He isn't a head of state nor is he one of the world's wealthiest people, but Dr. Muhammad Yunus found a way to help more than 100 million people around the globe step out of poverty. For his efforts, Dr. Yunus has been awarded a 2006 Nobel Peace Prize.
Dr. Yunus was born the third of 14 children in Bangladesh, one of the poorest nations on earth. He excelled in school and was eventually awarded a Fulbright Scholarship to Vanderbilt University to earn his Ph.D.
Upon returning to Bangladesh to teach, the country was in famine. "I was teaching…and feeling helpless. I teach beautiful theories of economics, and people are going hungry," Dr. Yunus says. "I said, 'Forget about those theories. I'm a human being, I can go and touch another person's life.'"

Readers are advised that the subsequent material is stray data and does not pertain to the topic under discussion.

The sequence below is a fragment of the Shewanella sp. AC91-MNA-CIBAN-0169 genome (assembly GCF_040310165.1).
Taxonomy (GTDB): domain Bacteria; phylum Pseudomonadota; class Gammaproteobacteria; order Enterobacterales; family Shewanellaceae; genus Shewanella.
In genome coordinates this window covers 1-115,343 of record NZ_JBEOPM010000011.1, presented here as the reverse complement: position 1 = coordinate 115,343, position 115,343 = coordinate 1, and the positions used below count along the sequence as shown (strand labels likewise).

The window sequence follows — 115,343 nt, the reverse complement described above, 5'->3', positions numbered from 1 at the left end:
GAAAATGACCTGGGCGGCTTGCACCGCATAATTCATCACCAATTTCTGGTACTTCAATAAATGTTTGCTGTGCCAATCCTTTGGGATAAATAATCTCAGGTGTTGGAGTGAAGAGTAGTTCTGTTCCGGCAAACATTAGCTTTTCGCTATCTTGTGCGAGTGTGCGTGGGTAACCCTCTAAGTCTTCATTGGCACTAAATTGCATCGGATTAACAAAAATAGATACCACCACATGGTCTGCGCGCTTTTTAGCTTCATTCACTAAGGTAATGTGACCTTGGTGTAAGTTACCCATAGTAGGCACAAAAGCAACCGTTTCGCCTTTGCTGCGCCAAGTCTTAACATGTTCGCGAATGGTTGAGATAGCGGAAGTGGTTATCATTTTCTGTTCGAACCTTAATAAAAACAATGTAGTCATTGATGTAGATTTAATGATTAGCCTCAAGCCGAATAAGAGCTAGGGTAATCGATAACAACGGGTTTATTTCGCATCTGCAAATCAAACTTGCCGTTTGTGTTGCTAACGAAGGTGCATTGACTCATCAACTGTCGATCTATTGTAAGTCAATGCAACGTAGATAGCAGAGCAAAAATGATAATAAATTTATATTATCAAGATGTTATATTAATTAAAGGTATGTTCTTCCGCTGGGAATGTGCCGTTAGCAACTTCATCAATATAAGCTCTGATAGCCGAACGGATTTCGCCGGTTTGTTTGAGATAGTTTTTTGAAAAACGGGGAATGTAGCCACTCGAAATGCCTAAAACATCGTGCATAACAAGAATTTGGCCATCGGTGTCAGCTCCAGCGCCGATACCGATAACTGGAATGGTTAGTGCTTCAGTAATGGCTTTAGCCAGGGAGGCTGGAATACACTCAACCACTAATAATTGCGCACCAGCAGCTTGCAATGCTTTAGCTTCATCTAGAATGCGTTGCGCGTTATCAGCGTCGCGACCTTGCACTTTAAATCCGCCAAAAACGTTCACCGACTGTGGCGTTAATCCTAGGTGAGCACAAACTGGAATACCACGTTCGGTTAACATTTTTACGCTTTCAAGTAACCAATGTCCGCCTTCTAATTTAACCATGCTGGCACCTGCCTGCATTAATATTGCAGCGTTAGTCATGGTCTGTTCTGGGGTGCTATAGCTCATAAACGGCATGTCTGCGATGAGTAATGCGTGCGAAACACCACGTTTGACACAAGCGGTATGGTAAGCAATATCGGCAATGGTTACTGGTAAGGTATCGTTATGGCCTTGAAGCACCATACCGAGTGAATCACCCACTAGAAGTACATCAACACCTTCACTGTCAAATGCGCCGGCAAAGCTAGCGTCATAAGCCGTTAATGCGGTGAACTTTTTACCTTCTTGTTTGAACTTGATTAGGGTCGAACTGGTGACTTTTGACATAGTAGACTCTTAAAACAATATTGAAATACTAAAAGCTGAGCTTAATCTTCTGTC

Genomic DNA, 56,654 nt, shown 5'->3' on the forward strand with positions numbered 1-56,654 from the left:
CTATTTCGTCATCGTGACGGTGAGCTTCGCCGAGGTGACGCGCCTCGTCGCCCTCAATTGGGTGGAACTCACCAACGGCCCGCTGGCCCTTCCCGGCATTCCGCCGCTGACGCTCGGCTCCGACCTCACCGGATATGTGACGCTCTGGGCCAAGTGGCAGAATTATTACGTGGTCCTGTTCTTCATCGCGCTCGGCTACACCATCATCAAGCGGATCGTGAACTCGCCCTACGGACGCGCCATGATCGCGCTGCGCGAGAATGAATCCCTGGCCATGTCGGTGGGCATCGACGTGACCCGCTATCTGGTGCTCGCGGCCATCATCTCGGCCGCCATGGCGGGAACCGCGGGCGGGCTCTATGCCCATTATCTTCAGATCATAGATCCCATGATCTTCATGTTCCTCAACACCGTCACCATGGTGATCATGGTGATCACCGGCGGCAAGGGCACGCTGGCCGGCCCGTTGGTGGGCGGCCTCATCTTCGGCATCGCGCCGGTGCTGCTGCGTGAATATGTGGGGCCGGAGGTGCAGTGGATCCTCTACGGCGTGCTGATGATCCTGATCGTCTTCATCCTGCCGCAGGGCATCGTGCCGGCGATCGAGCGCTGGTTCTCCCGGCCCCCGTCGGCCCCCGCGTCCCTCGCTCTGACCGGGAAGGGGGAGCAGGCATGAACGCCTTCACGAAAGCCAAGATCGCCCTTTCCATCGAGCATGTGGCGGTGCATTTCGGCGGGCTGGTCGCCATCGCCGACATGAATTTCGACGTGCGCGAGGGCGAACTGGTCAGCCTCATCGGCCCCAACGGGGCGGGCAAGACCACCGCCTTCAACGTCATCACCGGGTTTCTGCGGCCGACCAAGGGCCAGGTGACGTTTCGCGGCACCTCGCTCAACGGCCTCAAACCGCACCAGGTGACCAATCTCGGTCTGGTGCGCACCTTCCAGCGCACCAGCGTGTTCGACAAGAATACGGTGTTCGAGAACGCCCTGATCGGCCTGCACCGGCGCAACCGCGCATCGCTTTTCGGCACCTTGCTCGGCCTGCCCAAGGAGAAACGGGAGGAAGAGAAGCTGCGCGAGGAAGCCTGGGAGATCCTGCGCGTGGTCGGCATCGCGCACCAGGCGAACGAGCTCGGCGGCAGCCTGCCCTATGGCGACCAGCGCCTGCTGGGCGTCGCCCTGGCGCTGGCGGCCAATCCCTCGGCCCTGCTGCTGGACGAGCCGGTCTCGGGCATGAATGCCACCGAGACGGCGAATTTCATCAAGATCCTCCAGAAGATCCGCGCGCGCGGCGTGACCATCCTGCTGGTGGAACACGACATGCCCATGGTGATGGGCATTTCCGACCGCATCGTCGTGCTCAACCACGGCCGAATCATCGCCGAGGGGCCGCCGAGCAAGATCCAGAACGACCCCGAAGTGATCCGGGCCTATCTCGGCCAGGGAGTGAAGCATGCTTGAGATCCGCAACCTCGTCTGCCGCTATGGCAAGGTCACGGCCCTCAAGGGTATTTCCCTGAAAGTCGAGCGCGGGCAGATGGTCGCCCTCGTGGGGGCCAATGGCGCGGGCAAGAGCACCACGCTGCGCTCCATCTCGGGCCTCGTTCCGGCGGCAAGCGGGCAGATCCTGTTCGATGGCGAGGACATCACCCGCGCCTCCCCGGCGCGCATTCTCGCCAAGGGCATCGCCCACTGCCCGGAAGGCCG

He decided to do "a lot of little things" and discovered something revolutionary in the process. By loaning—not giving—money to those in need, he found the cycle of poverty could be broken.
He lent a mere $27 to a group of bamboo weavers in a local village. "I gave the money from my pocket and they were very excited about it," Dr. Yunus says. "I thought maybe I should try to continue this." Grateful for the money, those borrowers paid back the loan. And that was the beginning of Dr. Yunus's groundbreaking Grameen Bank.